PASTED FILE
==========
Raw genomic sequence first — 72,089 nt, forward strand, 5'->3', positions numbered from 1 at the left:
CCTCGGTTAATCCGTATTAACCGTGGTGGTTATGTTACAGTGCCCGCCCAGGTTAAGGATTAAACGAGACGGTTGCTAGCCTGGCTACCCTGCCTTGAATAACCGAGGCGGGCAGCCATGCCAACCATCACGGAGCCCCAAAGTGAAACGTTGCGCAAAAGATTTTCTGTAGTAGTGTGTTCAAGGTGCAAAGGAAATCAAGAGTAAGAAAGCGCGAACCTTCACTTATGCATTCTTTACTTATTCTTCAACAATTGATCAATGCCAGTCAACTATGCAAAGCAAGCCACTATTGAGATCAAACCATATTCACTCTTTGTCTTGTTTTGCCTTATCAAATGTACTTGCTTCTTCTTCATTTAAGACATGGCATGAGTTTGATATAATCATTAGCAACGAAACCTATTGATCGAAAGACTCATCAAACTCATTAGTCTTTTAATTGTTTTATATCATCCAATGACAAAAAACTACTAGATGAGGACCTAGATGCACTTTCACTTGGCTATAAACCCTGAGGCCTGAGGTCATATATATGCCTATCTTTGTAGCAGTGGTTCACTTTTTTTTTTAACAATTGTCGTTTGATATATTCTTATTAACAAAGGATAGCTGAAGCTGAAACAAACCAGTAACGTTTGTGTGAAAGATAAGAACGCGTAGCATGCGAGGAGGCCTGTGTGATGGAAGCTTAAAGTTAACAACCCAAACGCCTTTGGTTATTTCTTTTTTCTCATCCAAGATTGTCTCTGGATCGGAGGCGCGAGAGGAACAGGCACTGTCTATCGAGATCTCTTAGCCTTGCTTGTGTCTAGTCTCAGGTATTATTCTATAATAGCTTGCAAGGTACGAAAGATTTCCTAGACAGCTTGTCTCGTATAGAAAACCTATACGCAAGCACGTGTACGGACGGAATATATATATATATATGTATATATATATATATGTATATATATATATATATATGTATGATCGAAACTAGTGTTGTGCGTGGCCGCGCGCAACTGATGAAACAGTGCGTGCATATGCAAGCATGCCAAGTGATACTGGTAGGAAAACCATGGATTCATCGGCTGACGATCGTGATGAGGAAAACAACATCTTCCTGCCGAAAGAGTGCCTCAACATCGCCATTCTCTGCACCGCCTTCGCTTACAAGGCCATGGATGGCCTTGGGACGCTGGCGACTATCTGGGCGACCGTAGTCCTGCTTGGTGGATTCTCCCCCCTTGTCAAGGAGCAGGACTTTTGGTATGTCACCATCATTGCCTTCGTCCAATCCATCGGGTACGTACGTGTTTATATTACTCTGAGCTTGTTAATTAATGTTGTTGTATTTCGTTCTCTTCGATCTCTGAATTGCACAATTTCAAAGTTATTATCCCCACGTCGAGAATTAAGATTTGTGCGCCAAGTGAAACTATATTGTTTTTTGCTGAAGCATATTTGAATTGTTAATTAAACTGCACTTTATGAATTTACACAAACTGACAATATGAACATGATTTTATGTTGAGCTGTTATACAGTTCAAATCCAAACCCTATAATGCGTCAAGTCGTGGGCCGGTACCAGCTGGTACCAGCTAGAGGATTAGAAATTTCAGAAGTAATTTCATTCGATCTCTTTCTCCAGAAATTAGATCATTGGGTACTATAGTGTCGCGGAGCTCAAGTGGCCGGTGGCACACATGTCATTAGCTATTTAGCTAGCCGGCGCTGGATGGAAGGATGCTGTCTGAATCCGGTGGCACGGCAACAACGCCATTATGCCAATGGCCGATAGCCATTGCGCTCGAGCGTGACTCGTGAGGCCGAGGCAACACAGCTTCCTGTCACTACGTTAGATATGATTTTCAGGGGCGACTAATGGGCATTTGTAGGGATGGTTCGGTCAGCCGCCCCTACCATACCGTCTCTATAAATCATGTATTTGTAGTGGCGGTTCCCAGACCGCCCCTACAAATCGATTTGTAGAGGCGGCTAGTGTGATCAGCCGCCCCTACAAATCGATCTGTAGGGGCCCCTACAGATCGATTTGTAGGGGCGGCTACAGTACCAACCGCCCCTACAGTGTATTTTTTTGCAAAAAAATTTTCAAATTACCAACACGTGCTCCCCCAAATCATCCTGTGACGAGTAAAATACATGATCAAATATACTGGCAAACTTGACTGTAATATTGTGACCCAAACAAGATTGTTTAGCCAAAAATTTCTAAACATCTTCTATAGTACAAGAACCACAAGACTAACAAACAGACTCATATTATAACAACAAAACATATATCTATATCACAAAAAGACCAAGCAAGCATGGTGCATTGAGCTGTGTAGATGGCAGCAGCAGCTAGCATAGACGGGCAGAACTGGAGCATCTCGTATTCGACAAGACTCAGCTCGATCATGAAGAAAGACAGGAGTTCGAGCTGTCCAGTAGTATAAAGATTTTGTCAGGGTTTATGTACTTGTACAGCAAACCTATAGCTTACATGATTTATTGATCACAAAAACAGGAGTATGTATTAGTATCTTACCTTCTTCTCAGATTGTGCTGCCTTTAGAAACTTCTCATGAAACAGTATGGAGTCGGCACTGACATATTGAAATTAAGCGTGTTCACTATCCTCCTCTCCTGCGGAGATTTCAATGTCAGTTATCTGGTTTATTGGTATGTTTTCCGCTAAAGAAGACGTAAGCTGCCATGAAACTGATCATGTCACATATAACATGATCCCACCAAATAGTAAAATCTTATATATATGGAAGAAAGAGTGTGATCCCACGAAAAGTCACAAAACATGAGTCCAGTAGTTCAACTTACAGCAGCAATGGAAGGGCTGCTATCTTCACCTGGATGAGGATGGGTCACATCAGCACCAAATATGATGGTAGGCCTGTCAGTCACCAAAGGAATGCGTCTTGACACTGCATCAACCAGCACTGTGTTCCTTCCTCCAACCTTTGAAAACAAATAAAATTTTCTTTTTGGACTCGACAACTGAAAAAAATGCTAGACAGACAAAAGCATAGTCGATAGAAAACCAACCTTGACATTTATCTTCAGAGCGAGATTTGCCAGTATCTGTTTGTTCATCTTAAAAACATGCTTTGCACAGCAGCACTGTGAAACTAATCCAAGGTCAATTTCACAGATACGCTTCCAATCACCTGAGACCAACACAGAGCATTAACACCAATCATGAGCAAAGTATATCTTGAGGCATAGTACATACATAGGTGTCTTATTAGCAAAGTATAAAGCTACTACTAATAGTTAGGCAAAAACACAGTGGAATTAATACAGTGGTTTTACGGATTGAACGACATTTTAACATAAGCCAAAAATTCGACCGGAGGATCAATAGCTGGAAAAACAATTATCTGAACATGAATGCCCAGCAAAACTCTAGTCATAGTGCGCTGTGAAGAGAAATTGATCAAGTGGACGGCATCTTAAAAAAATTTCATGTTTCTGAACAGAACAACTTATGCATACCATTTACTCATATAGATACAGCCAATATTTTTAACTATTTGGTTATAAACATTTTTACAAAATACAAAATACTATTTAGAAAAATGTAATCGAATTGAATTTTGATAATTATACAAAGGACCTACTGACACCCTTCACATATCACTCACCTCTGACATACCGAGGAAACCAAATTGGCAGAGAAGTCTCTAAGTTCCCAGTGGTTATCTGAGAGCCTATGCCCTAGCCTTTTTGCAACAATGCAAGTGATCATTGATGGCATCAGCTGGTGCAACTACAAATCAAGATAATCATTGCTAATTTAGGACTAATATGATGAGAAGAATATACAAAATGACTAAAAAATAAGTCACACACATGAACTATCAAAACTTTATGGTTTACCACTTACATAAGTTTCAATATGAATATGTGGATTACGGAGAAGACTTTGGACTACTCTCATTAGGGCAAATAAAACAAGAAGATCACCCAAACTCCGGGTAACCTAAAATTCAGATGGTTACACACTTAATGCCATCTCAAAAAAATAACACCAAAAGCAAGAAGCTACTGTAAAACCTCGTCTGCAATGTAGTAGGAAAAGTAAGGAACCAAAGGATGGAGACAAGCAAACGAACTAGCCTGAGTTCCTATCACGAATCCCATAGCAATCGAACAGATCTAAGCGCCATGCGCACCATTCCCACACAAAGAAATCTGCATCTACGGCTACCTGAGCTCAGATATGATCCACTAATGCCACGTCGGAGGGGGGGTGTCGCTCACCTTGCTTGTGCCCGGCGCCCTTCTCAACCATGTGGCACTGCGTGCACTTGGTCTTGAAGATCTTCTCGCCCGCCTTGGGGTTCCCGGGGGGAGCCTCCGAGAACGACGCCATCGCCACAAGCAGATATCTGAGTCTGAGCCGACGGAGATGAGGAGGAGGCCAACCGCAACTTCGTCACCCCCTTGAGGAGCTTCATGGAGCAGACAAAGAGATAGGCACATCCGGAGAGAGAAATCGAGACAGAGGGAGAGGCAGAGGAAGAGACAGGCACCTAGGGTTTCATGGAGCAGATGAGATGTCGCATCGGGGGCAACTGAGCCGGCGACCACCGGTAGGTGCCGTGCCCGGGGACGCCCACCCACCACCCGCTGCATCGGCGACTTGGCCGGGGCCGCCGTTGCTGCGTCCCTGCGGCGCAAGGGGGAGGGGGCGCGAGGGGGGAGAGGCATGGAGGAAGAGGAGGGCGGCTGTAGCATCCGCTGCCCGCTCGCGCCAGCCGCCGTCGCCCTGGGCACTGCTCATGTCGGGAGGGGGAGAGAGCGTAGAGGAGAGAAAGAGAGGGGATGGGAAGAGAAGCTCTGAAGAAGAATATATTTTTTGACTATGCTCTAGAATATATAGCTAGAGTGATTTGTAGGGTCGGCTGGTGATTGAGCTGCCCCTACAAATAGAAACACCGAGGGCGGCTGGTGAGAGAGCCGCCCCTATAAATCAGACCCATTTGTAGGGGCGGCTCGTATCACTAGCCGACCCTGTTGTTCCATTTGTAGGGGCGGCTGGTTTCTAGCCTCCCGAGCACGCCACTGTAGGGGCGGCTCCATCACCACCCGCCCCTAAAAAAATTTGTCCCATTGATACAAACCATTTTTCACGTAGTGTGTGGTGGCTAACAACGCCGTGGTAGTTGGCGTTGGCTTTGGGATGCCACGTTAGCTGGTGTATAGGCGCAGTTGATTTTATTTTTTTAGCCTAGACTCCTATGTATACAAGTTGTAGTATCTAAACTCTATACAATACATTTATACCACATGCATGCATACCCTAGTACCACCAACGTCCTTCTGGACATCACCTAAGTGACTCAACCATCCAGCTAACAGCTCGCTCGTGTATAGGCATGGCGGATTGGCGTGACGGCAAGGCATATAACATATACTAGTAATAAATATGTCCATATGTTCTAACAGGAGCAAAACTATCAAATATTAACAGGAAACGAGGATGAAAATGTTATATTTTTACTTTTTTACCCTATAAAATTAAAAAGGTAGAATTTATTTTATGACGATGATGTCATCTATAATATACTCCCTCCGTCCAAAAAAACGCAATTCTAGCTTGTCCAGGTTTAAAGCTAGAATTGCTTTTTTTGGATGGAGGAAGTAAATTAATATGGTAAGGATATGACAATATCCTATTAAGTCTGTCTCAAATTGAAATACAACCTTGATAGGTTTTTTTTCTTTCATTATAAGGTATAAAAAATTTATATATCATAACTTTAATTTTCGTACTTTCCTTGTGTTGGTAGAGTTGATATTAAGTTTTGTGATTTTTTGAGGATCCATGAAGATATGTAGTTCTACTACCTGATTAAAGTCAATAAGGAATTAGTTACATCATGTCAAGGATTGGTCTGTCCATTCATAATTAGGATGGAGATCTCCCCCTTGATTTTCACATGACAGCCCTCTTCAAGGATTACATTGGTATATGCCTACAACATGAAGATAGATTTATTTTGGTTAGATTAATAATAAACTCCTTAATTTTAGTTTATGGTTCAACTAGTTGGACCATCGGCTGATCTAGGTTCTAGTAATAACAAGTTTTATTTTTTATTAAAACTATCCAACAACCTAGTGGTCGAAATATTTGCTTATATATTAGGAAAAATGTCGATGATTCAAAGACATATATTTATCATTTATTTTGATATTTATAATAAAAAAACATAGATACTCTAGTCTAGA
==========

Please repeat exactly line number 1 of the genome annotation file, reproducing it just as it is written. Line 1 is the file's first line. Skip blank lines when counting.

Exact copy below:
Raw genomic sequence first — 72,089 nt, forward strand, 5'->3', positions numbered from 1 at the left: